c) to Flinders University academics, who trust their university, are proud of being part of it, and would have lots of suggestions about how to use AUD 4 million;
    d) to the taxpayers, which would find it hard to justify the spending of AUD 4 million on a very controversial issue.

    The Copenhagen Consensus Centre has already been rejected by UWA. In addition, the decision of opening the Consensus Centre in Australia is essentially political and ideological, as it is sponsored by a federal government claiming in the 21st century that “coal is good for humanity” and trying to repeal public funding of green energy solutions, from wind turbines to solar. This is even in contrast with Flinders University’s own research, which for example is also studying solar-powered cars. Accepting a clearly politically-motivated funding would have the unpleasant consequence to push Flinders University become part of a political game and loosing our academic freedom.
    In conclusion, as a proud Flinders University PhD student and part-time teacher, I do not see a single reason why the Copenhagen Consensus Centre should be part of our university. I am not saying that academic discussions on climate change and its economic impact should be avoided altogether, but at least let affirmed scholars and Nobel laureates lead them.
    Thanks for your consideration and kind regards.

  3. Professor Stirling,

    Having spent my weekend looking into the arguments for and against Bjørn Lomborg and the proposed Consensus Centre being located at Flinders University, I wish to provide the following comment in response to your statement. Please note, I write as a concerned individual professional staff member, not in my capacity as Flinders’ Branch Secretary of the NTEU.

    Any plans to associate Bjørn Lomborg with Flinders University must be rigorously opposed. The potential for reputational damage to those associated with Flinders University is very real.

    Lomborg’s academic credibility is questionable at best. Lomborg has a h-index of (if we are generous) no more than 4. A Flinders’ PhD postdoc with an h-index of only 3 or 4 would probably not be considered competitive for a post doc position within this institution, let alone a professorial appointment and all the trappings of a centre.

    There is ample information available that questions both the quality and credibility of Lomborg’s publications and academic capacity. For example:

    Under the remit of the Danish Ministry there reside the Danish Committees for Scientific Dishonesty (DCSD). Of these one is the UVVU (Udvalgene Vedrørende Videnskabelig Uredelighed). The UVVU consists of a chairman, who is a high court judge, and three committees, made up of people with expertise in medical sciences, natural sciences, and social sciences. UVVU concluded that what Lomborg had written in ‘The Skeptical Environmentalist’ was “misleading”, and described as “objectively dishonest”. They also judged that he was guilty of systematic bias in his choice of data and line of argument, thereby acting at variance with what they call “good scientific practice”. Source:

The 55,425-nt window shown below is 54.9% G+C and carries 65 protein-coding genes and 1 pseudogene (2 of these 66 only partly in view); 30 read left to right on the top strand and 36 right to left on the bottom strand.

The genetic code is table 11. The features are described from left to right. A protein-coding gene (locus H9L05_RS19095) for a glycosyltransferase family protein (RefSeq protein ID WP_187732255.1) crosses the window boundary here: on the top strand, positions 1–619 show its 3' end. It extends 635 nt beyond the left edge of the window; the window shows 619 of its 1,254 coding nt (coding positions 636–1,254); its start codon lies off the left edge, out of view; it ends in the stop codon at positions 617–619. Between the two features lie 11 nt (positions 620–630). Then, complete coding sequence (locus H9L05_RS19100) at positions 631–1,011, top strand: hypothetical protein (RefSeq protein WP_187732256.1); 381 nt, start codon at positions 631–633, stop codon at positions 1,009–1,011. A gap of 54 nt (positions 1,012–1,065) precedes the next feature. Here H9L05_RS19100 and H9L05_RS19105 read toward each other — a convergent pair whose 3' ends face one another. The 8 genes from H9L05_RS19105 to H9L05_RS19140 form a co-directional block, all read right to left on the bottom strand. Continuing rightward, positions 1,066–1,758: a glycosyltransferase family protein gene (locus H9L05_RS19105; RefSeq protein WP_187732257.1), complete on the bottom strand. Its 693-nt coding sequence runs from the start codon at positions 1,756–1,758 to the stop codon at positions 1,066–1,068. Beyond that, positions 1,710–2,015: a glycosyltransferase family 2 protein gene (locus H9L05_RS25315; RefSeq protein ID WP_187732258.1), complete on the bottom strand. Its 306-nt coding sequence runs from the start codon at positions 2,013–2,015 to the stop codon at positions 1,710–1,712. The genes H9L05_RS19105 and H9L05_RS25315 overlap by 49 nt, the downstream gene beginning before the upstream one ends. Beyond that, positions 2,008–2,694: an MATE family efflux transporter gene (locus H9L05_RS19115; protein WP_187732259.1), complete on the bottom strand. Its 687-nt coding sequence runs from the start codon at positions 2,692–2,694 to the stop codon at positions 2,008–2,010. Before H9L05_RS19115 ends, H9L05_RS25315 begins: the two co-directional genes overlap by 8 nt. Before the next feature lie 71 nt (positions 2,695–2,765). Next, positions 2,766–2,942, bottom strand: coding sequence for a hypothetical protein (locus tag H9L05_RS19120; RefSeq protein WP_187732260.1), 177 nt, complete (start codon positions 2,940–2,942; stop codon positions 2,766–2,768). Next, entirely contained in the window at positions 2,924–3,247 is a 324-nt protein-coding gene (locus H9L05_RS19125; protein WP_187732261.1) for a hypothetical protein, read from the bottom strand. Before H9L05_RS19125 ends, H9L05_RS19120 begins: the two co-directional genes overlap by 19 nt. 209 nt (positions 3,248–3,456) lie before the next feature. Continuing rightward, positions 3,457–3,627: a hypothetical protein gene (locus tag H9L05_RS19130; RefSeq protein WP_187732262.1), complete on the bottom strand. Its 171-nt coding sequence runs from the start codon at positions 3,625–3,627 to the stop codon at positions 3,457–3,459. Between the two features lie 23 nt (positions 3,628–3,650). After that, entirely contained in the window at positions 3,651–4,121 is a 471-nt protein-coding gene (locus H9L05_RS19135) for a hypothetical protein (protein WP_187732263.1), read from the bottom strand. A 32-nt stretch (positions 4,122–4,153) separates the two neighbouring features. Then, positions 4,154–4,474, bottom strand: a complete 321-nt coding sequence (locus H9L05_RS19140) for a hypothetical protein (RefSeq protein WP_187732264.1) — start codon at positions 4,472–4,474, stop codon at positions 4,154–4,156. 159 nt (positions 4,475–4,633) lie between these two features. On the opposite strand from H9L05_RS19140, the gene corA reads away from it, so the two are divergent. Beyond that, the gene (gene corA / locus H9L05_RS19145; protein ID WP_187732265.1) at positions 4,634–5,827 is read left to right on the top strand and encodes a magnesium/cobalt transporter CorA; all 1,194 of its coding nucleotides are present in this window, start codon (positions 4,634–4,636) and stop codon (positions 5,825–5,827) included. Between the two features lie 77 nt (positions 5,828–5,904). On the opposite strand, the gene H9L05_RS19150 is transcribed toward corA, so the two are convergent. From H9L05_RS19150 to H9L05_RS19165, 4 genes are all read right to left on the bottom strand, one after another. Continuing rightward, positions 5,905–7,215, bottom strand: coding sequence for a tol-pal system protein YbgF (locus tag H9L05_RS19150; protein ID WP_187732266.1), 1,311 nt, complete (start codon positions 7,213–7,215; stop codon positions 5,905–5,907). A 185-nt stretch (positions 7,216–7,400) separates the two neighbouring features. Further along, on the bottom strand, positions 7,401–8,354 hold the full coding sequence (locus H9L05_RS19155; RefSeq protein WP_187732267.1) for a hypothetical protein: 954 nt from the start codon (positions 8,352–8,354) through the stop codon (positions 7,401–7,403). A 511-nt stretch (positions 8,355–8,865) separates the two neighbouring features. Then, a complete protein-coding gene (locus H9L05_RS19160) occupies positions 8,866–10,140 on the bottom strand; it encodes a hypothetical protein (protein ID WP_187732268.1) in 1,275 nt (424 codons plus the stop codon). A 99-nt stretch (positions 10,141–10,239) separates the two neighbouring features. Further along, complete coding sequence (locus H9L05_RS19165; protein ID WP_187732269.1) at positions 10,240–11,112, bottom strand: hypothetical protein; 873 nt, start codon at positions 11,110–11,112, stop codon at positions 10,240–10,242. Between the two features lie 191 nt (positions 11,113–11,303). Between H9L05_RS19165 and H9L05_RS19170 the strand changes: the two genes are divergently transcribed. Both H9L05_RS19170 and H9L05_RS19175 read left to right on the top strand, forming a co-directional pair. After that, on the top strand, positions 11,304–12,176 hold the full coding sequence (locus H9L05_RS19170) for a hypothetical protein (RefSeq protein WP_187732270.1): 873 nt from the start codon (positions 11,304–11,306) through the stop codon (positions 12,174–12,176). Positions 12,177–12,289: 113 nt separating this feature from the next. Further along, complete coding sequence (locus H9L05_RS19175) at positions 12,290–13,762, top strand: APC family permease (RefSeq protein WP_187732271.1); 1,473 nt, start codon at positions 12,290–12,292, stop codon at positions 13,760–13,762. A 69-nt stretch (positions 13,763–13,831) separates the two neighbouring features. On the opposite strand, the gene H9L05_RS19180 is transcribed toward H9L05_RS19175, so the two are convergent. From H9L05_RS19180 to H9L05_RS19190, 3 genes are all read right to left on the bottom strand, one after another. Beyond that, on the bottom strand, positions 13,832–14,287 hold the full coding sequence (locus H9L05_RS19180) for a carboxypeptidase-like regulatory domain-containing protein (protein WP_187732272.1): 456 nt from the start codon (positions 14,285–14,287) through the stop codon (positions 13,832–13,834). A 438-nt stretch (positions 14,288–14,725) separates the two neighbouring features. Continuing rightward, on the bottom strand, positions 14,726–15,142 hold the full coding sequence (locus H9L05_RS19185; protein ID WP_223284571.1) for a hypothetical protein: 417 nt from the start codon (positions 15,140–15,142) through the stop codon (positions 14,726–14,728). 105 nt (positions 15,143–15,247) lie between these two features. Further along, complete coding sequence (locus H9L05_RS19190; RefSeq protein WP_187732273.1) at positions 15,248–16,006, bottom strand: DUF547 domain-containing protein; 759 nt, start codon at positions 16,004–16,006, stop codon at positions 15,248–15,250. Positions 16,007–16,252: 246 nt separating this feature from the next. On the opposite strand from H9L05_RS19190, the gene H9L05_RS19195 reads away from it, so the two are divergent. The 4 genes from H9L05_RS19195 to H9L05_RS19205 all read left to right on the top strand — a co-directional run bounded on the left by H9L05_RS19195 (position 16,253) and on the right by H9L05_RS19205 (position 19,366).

Professor John P Holdren is the Teresa and John Heinz Professor of Environmental Policy and Director of the Program on Science, Technology, and Public Policy in the Belfer Center for Science and International Affairs, John F. Kennedy School of Government, Harvard University. He is also Professor of Environmental Science and Public Policy in Harvard’s Department of Earth and Planetary Sciences and Visiting Distinguished Scientist at the Woods Hole Research Center. Trained in engineering and plasma physics at MIT and Stanford, he co-founded in 1973 and co-led until 1996 the interdisciplinary graduate-degree program in energy and resources at the University of California, Berkeley. He is a member of the American Academy of Arts and Sciences, the National Academy of Sciences (NAS), and the National Academy of Engineering (NAE), and he chairs the NAS Committee on Inter-national Security and Arms Control and the NAS/NAE Committee on US/India Cooperation on Energy. He was a member of President Clinton’s Committee of Advisors on Science and Technology (PCAST) from 1994 to 2001 and chaired PCAST studies on nuclear materials protection, the US fusion R&D program, Federal energy R&D for the challenges of the 21st century, and international cooperation on energy innovation. He has been the recipient of a MacArthur Prize, the Volvo Environment Prize, the Tyler Prize for Environment, and the Heinz Prize for Public Policy, among others. In December 1995 he delivered the Nobel Peace Prize acceptance lecture in Oslo on behalf of the Pugwash Conferences on Science and World Affairs, which he served as Chair of the Executive Committee from 1987 to 1997.

    He had this to say about Lomborg, with regard to the ‘The Skeptical Environmentalist’: